But digital is not only a means to optimize a company’s existing operations. It also gives both attackers and incumbents the power to disrupt value chains, enter new sectors, and create innovative business models. Established companies face threats from new competitors like Amazon Business, which offers millions of products, from automotive components, industrial lifts, and ramps to lab products, protective gear, and electrical equipment.

Impact of value-based pricing

Working with a basic-chemicals manufacturer with complex operations, we designed an end-to-end advanced model that generates a holistic optimization of the entire supply chain from procurement to commercial. By incorporating detailed price and cost curves into this model and leveraging the latest advanced optimization engines, we developed a systematic optimization tool that was embedded into the company business process.

The company saw a recurring EBITDA margin increase of roughly 5 percent, equal to approximately 6 percent of overall manufacturing, logistic, and raw-material costs. Application of these techniques on more than ten other cases in the process industry suggests a recurring EBITDA margin increase in the range of two to five percentage points, with value creation being proportional to supply-chain complexity.

To get ahead of threats like this, industrial companies can use digital to transform and extend their own business models before change is imposed on them by attackers reshaping their industry. Some incumbents are joining digital platforms and B2B marketplaces to aggregate demand and sell direct to end users. BASF, for example, was the first chemicals company to sell products online through Alibaba. Other businesses, such as the 3-D printing start-up Sculpteo, are selling services rather than products. Still others are offering their manufacturing capacity as a service to third parties.

But are companies ready?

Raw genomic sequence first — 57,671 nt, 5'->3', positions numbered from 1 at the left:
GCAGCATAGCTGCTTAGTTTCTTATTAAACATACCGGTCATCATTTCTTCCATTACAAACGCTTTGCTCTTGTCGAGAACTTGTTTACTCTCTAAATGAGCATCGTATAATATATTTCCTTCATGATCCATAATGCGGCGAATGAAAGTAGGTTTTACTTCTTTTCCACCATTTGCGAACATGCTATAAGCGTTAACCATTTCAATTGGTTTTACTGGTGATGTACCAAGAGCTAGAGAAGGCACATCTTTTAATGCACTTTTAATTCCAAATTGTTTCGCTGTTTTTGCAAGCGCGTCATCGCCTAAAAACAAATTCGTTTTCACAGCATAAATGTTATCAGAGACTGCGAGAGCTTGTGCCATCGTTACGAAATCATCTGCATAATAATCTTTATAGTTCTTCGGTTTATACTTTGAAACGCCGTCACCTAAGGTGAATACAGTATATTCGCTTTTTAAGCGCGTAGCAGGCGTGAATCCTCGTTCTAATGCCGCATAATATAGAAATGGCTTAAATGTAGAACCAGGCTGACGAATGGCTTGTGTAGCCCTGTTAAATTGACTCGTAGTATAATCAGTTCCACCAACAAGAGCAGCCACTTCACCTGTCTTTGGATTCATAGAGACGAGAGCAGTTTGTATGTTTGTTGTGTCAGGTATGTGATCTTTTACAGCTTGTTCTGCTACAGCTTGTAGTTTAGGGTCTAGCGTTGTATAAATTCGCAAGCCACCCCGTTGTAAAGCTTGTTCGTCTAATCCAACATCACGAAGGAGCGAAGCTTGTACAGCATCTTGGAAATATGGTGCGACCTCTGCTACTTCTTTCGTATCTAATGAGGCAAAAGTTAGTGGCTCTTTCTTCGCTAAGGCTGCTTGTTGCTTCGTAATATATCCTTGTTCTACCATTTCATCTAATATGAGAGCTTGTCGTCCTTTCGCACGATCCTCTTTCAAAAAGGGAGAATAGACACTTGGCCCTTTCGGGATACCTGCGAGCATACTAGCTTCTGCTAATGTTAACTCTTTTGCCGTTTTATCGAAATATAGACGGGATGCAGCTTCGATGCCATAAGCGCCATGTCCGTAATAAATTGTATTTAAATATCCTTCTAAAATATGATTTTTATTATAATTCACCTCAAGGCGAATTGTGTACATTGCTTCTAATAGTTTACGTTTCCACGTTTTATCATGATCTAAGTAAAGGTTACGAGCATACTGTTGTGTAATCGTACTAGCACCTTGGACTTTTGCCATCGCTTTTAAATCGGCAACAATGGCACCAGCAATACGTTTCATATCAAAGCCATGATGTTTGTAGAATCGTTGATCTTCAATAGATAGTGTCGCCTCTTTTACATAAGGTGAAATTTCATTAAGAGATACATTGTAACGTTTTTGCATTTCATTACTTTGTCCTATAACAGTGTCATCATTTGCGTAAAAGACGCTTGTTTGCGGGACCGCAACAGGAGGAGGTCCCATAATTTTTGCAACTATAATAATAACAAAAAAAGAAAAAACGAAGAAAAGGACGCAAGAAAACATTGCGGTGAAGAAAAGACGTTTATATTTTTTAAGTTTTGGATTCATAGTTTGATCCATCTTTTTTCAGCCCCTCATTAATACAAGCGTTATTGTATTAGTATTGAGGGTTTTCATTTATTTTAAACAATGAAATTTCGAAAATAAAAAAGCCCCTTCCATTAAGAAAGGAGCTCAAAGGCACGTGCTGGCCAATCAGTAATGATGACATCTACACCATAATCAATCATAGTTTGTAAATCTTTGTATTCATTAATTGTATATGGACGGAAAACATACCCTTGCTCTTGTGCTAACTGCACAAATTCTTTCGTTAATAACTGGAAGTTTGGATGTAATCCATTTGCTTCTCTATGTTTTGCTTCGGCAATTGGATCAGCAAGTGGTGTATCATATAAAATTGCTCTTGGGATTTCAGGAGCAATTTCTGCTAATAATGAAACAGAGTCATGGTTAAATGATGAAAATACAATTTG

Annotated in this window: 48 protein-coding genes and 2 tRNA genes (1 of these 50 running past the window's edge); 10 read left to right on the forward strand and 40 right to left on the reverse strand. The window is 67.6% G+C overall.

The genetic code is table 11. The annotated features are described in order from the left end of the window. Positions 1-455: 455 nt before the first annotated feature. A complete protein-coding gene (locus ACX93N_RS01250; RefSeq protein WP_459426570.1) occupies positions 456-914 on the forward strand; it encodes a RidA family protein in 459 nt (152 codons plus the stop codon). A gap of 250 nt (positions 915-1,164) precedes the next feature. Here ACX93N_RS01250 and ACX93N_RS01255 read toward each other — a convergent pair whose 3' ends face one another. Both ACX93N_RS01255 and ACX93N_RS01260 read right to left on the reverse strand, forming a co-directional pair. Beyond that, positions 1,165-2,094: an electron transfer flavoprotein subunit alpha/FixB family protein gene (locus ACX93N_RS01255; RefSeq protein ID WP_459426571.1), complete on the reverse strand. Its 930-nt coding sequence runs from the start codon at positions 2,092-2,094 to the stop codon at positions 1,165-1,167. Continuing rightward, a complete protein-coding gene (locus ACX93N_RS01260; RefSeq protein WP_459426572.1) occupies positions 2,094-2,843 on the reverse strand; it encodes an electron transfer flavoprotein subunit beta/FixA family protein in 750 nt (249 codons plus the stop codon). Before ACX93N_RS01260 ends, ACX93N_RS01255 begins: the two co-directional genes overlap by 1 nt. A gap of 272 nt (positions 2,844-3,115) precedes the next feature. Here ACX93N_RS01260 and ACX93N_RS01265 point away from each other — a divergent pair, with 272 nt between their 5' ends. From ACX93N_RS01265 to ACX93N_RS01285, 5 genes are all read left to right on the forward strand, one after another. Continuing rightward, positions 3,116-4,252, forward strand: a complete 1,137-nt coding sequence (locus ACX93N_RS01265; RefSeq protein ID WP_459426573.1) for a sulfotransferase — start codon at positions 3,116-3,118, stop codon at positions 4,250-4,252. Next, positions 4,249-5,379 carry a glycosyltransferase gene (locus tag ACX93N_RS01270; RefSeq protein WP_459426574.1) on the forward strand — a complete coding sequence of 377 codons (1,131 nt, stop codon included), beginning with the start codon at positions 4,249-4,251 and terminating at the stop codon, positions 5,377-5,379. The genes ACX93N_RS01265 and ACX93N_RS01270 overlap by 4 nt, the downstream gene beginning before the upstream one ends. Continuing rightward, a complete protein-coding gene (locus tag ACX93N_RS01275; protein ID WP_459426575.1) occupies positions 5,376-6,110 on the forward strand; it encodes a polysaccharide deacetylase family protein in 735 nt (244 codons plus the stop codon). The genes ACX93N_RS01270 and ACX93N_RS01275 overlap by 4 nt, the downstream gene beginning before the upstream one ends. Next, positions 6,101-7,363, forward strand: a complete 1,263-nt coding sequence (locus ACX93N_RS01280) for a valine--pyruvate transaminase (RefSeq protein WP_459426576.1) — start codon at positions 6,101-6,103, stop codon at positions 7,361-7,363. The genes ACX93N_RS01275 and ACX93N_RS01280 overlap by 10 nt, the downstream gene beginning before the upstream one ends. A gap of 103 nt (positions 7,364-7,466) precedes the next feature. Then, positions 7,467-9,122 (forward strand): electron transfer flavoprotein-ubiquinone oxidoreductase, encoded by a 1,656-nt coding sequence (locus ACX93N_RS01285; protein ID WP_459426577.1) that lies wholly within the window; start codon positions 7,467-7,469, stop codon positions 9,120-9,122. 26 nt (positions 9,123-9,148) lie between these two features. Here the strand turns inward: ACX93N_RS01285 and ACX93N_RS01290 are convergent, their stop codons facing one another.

Compelling though the opportunities are, our analysis indicates that industrial sectors in general are lagging behind other sectors in terms of digitization: the MGI Industry Digitization shows that while advanced manufacturing and the oil and gas sectors have already gone some way in their digitization journeys, basic goods manufacturing and chemicals and pharmaceuticals are still in the early stages.

Moreover, the McKinsey Industry 4.0 survey of more than 300 manufacturing experts in Germany, Japan, and the United States from January 2016 shows that only 16 percent of manufacturers have an overall Industry 4.0 strategy in place, and just 24 percent have assigned clear responsibilities to implement it.

Five priorities for competing in an era of digital globalization

Five ways to win
Companies that want to get ahead of the digital pack would be wise to take five key steps:
1. Prioritize and scale up. Use structural assessments to determine the customer appetite versus willingness to pay by using mockups to conduct interviews with potential customers and external experts. In addition, weigh the potential impact against the ease of implementation by assessing the degree of innovation or disruption (Is it a substitute? an extension? a breakthrough?), defining the scalability, studying the feasibility of the pilot and full solution, and ascertaining the fit with existing assets and capabilities.

2. Adopt a test-and-learn approach. As technology-driven change accelerates, forecasting and planning are becoming less relevant and reliable. Agility—remaining open to learning and experimentation—is key. And it is crucial when investing in digital solutions to adopt the mind-set of a venture capitalist. This includes trying out ideas quickly with target customers as going D 3soon as they exist to check market interest and price points. It also means being ruthless: if the idea isn’t worth it, kill it immediately. In addition, successful ventures think about monetization potential as soon as interactions with potential customers start, and they proudly copy from other sectors. A focus on scale is also essential, with the ambition being a tenfold increase.